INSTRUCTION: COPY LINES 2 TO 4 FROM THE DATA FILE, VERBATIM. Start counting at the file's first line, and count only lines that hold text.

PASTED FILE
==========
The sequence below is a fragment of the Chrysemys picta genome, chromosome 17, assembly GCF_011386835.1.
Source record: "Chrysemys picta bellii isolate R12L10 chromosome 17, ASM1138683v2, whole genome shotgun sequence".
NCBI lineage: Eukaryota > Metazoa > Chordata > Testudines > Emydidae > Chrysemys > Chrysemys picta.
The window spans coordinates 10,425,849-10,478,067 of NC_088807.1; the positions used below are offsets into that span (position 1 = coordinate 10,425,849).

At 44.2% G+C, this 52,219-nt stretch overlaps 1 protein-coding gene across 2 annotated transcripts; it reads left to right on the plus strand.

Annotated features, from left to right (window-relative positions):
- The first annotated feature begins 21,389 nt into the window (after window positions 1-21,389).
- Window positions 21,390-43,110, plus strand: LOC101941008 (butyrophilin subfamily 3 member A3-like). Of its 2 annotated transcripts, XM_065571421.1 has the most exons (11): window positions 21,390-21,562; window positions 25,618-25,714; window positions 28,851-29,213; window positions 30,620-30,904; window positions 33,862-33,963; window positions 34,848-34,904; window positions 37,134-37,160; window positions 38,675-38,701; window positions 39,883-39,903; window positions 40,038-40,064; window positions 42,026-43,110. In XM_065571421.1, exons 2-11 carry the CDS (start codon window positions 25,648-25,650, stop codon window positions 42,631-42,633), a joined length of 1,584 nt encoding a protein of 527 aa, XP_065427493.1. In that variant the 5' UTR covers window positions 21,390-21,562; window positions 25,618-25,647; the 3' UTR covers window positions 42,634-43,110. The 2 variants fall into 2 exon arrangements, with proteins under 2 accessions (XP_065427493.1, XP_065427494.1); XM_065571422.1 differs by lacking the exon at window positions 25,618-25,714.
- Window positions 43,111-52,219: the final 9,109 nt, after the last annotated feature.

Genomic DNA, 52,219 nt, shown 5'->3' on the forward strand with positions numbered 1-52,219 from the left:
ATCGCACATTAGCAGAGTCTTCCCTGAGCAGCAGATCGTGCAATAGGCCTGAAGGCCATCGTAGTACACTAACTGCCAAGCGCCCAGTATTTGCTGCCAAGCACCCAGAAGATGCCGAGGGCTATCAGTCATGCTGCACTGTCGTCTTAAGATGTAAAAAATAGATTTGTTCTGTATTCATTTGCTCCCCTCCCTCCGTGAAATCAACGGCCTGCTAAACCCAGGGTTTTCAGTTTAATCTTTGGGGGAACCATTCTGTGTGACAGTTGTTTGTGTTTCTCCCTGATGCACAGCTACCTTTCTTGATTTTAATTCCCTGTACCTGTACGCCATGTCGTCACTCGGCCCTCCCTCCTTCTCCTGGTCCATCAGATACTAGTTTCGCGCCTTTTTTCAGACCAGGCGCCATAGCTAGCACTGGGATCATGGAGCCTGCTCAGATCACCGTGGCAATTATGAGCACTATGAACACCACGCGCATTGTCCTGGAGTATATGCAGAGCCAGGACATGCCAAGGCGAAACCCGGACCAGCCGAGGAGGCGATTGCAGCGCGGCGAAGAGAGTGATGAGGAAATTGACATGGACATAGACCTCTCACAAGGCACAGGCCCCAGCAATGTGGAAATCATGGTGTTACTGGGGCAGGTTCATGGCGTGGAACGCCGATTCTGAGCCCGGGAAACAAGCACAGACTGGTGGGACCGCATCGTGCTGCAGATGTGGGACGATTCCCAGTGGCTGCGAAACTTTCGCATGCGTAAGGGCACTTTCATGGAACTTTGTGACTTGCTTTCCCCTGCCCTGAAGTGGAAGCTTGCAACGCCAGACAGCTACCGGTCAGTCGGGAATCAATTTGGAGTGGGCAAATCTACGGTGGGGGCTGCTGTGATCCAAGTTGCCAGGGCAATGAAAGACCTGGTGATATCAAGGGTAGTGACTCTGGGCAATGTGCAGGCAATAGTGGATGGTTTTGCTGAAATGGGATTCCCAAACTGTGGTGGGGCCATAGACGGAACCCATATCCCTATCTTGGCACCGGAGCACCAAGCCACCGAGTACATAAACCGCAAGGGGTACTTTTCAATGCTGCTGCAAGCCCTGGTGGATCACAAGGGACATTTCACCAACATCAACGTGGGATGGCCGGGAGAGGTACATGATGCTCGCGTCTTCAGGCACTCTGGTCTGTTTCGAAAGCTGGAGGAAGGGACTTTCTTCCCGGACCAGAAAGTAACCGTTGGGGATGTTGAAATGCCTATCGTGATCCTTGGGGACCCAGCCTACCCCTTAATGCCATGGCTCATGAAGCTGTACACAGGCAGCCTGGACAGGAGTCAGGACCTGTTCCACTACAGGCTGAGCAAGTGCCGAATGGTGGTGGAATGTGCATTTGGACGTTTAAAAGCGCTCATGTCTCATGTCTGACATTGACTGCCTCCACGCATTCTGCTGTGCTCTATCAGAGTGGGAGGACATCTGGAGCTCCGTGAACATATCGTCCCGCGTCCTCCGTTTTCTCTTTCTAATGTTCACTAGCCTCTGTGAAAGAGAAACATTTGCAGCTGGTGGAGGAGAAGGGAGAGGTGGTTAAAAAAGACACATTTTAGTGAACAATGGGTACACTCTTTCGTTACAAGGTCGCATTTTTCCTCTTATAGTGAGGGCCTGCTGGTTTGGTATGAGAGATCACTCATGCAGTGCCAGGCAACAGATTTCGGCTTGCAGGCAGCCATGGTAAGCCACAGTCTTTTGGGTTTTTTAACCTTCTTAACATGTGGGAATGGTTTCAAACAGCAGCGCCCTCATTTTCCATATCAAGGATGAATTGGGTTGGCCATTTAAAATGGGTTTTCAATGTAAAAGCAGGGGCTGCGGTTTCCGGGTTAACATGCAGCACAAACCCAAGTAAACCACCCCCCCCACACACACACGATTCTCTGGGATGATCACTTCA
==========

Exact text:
Source record: "Chrysemys picta bellii isolate R12L10 chromosome 17, ASM1138683v2, whole genome shotgun sequence".
NCBI lineage: Eukaryota > Metazoa > Chordata > Testudines > Emydidae > Chrysemys > Chrysemys picta.
The window spans coordinates 10,425,849-10,478,067 of NC_088807.1; the positions used below are offsets into that span (position 1 = coordinate 10,425,849).